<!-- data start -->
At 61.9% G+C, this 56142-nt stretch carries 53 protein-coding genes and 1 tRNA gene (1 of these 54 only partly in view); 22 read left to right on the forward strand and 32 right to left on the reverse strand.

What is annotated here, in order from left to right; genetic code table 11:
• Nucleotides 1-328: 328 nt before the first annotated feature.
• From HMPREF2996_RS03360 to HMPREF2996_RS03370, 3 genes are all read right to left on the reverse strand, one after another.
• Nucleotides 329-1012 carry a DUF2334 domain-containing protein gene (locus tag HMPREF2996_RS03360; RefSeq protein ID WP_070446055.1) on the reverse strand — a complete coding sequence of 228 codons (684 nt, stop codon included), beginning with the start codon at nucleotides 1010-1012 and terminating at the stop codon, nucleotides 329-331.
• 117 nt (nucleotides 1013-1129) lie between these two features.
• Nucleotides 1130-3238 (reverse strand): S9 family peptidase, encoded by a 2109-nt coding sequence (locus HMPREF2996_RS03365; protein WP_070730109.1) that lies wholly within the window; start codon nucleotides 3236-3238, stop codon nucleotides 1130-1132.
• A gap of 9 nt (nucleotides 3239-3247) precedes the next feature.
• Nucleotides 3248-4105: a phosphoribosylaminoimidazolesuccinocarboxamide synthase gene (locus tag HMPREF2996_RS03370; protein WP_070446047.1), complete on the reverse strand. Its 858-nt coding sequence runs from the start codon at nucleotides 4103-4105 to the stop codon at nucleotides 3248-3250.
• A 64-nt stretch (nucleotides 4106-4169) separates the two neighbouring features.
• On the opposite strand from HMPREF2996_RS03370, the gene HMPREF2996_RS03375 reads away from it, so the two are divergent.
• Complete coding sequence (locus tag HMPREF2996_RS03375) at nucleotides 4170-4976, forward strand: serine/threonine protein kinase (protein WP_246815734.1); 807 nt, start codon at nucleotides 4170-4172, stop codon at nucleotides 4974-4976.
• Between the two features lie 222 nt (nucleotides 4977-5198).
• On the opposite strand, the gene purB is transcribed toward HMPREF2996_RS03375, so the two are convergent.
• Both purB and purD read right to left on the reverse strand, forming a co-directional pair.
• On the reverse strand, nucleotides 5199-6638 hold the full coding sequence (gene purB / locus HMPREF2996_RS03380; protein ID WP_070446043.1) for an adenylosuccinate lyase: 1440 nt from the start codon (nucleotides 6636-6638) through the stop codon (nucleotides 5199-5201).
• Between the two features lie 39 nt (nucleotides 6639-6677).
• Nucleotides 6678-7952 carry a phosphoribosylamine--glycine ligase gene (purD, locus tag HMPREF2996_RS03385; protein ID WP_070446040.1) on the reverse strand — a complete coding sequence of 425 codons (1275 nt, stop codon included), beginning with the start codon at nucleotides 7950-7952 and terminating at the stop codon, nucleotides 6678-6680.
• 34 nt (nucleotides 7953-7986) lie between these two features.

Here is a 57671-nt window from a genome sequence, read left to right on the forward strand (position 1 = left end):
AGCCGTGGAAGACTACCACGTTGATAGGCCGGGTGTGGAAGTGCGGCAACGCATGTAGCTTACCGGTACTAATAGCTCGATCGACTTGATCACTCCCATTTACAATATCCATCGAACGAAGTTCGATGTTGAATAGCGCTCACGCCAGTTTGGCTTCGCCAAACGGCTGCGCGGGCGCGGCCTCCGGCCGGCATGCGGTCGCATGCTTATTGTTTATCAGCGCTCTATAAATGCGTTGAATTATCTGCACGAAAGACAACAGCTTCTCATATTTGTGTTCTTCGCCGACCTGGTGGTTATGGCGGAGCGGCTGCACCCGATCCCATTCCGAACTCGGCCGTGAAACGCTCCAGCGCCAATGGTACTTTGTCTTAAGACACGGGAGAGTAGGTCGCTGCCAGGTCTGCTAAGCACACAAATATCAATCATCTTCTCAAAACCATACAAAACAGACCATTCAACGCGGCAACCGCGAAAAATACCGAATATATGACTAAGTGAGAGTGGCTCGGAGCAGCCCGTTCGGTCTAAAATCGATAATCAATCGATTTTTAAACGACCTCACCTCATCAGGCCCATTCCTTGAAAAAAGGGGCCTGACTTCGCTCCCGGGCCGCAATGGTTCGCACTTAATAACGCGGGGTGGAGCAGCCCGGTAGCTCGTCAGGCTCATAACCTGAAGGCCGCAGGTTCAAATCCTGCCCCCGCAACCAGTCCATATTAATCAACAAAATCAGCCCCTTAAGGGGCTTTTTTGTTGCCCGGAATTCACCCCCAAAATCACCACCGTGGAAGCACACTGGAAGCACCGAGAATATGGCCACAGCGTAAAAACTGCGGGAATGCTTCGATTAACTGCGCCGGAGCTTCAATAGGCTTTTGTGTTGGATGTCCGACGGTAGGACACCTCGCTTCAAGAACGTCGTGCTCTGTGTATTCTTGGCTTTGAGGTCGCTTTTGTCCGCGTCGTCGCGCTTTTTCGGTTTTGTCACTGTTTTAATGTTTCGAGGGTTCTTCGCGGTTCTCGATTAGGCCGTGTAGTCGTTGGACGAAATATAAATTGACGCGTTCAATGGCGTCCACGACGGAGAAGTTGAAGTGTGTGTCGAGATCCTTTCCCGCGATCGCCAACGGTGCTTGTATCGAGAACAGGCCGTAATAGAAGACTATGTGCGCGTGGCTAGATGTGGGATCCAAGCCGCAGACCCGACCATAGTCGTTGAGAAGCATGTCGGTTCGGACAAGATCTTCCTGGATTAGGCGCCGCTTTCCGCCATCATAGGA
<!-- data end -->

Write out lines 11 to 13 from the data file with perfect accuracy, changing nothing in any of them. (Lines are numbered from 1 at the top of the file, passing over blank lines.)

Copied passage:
• On the opposite strand from HMPREF2996_RS03370, the gene HMPREF2996_RS03375 reads away from it, so the two are divergent.
• Complete coding sequence (locus tag HMPREF2996_RS03375) at nucleotides 4170-4976, forward strand: serine/threonine protein kinase (protein WP_246815734.1); 807 nt, start codon at nucleotides 4170-4172, stop codon at nucleotides 4974-4976.
• Between the two features lie 222 nt (nucleotides 4977-5198).